We calculate the percentage of children living in households with at least one HIV-infected adult from the population of children living in households in which at least one eligible adult aged 18 and older was successfully tested for HIV i. Test participation varies across settings, and is reported in Table 1.

Recent assessment of bias in non-response from two-stage and multi-stage estimates suggests that where non-response bias exists, it is in the direction of underestimating HIV prevalence [ 41 ]. Consequently, the estimates presented of the percentage of children living in households with infected adults based on the tested population are likely conservative estimates. Nonetheless, we also calculate a still lower bound estimate that expands the denominator to include all children in households that were selected for HIV testing, regardless of whether any adults in the household were present, eligible, or participated in the test.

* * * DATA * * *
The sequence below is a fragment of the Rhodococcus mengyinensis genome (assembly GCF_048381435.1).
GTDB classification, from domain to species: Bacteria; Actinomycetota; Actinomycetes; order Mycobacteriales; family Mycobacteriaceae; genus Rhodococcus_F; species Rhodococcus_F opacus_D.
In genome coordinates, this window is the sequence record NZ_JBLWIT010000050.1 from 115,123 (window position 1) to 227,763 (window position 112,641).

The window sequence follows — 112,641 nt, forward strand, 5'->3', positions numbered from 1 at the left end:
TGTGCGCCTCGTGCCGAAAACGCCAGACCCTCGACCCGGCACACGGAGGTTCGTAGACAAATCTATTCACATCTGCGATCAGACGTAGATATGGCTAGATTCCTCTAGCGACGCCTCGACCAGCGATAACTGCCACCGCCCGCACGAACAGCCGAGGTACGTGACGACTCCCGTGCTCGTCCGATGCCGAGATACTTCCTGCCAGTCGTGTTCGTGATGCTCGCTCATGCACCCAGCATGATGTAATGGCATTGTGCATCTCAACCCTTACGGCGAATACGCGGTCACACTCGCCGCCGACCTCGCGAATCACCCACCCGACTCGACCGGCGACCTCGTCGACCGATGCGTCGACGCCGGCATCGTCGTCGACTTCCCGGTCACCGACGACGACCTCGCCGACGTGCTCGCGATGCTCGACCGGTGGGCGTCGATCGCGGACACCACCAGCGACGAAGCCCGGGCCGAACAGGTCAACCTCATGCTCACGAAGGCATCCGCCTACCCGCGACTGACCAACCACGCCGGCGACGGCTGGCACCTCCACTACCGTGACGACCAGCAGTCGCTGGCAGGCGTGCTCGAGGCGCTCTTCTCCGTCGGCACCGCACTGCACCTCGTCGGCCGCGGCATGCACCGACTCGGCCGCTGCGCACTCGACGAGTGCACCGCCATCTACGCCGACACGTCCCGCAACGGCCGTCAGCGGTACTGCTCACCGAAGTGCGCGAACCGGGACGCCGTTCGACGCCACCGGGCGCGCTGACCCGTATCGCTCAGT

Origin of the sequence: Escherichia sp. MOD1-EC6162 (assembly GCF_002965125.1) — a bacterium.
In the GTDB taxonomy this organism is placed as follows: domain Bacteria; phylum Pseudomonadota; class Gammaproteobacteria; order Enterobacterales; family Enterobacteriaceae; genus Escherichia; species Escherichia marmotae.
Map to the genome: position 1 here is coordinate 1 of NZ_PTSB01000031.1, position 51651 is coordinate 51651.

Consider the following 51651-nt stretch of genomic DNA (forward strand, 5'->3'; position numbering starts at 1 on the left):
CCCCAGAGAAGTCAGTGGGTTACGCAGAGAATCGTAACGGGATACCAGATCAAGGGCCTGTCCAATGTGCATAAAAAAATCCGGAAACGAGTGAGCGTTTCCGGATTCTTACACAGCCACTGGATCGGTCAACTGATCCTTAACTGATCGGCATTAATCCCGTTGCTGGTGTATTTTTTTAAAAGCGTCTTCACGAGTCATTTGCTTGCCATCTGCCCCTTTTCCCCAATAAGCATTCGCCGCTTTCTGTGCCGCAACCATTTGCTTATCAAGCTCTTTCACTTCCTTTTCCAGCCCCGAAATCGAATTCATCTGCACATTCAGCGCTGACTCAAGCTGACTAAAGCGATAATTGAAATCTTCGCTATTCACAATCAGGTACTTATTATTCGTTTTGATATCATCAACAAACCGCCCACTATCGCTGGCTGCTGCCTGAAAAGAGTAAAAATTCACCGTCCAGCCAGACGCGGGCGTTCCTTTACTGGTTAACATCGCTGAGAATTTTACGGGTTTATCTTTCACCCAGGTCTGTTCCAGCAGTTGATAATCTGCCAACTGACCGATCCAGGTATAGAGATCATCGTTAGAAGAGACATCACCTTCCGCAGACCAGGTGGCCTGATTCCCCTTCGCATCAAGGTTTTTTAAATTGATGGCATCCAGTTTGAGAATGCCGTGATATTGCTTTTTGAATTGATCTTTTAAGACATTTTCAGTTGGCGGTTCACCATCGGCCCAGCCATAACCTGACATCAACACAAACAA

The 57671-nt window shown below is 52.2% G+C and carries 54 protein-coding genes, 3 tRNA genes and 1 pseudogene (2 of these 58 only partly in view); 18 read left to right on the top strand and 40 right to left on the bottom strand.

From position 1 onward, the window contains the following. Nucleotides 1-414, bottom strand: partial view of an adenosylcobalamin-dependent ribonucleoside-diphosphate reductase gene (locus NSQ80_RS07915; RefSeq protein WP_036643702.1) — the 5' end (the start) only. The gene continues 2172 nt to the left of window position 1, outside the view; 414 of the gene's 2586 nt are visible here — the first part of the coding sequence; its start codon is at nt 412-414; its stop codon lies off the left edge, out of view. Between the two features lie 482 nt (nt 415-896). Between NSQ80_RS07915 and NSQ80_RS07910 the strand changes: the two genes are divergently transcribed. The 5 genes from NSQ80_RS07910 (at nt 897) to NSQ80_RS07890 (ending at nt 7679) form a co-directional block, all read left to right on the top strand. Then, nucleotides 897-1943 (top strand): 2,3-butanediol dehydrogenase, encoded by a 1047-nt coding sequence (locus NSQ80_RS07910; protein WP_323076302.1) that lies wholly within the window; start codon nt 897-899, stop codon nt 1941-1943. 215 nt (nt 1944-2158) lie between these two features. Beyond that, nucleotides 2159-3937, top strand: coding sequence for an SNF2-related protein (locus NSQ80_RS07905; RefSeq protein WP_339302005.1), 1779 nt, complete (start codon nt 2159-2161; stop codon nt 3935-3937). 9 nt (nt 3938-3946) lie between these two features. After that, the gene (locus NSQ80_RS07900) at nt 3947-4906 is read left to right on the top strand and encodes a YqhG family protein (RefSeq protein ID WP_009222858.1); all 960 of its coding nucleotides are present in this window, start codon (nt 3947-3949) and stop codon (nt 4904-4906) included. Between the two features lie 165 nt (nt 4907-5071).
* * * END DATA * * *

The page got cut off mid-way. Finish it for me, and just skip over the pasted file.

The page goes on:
In effect, we assume that all non-tested adults would have tested negative had they been tested. Since children who live in households with adults eligible for testing who are not tested, or who live in households with adults who are not eligible for testing such as older adults , may well live with an HIV-infected adult, these estimates provide the most conservative benchmark [ 43 ]. After estimating the percentage of children living in households with seropositive adults, we investigate overlap between this group and the group of children who are orphaned.

The denominator for these calculations is limited to children living in households in which at least one adult 18 or older had a positive or negative HIV test result.

Publishing with a purpose